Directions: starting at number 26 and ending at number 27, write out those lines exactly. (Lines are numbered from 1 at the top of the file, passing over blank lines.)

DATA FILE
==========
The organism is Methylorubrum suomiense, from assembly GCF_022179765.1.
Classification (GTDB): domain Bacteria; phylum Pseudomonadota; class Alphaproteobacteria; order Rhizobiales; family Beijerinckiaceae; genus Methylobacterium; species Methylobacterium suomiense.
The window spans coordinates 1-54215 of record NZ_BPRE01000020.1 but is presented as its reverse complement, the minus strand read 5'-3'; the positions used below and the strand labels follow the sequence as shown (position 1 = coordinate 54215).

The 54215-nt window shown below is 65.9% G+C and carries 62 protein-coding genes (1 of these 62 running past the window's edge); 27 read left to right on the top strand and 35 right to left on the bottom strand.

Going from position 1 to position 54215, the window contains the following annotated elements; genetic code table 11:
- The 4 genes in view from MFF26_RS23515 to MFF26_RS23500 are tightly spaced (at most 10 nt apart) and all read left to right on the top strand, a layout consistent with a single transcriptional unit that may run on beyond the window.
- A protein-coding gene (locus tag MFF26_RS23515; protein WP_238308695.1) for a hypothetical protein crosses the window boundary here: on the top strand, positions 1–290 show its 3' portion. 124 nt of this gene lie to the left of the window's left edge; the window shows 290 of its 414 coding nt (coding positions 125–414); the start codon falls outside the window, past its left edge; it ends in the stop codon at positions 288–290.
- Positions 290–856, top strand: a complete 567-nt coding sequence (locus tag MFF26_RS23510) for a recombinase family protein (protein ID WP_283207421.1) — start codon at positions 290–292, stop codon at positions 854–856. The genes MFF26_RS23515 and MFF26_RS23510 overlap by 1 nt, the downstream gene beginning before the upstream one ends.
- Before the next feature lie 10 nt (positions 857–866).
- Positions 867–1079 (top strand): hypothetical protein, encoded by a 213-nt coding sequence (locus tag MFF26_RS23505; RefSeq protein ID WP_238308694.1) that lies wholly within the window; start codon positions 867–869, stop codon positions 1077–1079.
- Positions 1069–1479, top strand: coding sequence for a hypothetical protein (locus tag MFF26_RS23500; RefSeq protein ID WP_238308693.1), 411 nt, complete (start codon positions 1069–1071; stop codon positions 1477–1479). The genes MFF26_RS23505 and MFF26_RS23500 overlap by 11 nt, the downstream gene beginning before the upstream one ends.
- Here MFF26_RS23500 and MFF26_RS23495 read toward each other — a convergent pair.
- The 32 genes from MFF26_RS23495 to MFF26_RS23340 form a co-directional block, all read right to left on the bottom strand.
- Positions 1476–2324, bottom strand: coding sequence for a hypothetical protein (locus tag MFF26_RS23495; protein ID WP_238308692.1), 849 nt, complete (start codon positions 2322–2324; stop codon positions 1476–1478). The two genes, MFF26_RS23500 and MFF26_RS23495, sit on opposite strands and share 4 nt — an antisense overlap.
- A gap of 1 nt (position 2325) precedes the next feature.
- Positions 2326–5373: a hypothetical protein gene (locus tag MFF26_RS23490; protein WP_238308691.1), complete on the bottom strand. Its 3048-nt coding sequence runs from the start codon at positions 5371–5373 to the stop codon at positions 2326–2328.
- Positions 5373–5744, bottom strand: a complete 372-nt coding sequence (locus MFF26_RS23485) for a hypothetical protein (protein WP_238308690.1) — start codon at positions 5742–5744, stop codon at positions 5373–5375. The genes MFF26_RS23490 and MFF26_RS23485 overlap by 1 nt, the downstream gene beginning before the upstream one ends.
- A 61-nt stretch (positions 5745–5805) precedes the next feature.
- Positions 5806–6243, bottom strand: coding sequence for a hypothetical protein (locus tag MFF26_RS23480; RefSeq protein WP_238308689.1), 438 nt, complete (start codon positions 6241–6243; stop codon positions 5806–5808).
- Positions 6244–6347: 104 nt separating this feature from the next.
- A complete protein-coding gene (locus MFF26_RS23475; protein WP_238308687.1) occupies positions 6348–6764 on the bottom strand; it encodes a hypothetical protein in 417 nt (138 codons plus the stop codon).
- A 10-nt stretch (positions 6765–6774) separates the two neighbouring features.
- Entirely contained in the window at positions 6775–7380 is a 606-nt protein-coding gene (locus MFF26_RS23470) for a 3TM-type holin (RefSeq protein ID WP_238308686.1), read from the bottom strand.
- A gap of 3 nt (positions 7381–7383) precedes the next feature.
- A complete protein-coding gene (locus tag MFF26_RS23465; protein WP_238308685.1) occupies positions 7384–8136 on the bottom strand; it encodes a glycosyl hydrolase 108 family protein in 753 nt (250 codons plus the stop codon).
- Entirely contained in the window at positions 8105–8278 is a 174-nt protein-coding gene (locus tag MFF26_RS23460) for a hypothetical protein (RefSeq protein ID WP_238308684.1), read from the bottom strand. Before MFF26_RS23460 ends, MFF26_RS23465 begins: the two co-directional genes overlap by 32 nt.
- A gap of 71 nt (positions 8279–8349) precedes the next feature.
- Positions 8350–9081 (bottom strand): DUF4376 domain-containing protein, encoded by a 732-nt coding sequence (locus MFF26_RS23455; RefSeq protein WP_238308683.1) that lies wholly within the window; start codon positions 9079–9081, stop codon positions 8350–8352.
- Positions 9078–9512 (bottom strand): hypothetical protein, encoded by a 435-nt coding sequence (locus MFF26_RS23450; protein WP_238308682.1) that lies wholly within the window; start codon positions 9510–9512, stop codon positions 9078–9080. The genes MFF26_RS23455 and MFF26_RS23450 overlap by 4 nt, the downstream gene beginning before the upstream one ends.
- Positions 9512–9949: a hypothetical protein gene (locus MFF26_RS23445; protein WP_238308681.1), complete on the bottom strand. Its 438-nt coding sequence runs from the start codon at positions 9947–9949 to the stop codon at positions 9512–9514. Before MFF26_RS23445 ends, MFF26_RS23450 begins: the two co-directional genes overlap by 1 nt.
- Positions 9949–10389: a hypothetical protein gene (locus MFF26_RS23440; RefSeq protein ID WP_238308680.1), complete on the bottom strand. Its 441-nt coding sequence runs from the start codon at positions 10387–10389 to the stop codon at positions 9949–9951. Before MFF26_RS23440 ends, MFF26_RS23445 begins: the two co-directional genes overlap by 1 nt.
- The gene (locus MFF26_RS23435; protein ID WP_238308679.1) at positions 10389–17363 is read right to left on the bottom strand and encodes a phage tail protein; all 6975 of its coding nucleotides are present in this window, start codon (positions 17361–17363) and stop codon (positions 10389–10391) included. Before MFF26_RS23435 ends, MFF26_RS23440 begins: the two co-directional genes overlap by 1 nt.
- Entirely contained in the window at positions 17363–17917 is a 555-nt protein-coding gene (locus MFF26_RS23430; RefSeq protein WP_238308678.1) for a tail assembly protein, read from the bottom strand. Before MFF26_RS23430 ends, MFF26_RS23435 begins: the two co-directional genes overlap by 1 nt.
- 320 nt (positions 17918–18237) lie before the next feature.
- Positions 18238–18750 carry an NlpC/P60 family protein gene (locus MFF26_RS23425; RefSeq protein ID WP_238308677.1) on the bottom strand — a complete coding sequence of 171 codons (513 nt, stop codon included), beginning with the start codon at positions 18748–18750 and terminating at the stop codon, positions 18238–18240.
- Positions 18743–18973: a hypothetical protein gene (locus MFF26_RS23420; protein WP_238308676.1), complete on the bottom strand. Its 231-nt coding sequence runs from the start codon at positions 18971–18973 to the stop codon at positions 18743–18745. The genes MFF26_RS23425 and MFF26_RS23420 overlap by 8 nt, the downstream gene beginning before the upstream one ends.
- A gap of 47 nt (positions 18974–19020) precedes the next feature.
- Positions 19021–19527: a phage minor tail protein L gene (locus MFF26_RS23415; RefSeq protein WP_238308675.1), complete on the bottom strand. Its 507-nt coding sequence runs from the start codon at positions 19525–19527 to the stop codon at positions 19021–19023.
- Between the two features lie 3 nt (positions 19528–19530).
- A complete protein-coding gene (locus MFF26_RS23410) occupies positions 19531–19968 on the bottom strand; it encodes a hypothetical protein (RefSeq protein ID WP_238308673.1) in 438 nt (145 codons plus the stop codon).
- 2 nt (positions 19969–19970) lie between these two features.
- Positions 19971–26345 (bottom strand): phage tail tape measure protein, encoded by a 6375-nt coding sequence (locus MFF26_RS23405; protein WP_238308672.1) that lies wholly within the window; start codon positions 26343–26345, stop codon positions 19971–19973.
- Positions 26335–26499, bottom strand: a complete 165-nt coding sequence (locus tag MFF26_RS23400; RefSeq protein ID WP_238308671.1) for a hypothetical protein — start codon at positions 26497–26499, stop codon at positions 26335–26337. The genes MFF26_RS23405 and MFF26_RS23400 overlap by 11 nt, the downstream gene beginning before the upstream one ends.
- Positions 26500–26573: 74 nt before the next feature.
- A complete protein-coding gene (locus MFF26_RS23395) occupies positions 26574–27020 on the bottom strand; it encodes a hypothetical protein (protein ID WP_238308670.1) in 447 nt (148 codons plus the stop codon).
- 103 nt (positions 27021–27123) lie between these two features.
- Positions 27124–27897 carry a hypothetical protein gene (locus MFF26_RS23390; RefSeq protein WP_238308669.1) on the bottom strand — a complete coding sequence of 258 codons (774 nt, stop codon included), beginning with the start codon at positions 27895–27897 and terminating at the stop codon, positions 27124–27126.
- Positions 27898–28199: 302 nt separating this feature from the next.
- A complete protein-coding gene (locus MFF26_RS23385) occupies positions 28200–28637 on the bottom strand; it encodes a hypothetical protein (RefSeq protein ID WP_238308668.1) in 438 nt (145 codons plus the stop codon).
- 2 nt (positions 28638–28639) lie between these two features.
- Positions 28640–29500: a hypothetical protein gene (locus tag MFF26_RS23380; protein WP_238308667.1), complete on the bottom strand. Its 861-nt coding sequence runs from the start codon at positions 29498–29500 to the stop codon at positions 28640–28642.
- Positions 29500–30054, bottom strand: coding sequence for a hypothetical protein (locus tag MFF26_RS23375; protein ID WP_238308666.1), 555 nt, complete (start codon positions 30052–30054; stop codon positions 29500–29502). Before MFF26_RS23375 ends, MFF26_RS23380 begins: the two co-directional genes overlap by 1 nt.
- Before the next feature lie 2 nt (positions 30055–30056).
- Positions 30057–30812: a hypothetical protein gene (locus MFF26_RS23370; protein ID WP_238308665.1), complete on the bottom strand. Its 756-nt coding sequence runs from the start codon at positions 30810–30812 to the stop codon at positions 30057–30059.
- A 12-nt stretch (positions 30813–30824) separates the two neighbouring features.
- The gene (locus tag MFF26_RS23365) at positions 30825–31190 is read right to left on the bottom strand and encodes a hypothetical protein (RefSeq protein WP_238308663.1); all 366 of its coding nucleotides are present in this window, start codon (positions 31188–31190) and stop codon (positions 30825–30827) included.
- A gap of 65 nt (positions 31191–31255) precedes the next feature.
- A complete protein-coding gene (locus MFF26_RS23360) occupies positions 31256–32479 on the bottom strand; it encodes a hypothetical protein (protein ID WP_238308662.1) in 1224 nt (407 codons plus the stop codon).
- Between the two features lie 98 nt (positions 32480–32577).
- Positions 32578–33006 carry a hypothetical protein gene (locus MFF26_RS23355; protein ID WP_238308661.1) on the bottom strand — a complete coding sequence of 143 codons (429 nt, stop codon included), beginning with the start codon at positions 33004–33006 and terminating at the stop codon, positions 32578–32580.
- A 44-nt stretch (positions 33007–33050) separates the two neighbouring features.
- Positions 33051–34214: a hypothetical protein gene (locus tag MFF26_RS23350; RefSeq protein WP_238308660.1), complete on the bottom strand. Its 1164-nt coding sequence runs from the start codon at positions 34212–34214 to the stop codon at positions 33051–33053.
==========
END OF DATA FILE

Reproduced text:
- Entirely contained in the window at positions 8105–8278 is a 174-nt protein-coding gene (locus tag MFF26_RS23460) for a hypothetical protein (RefSeq protein ID WP_238308684.1), read from the bottom strand. Before MFF26_RS23460 ends, MFF26_RS23465 begins: the two co-directional genes overlap by 32 nt.
- A gap of 71 nt (positions 8279–8349) precedes the next feature.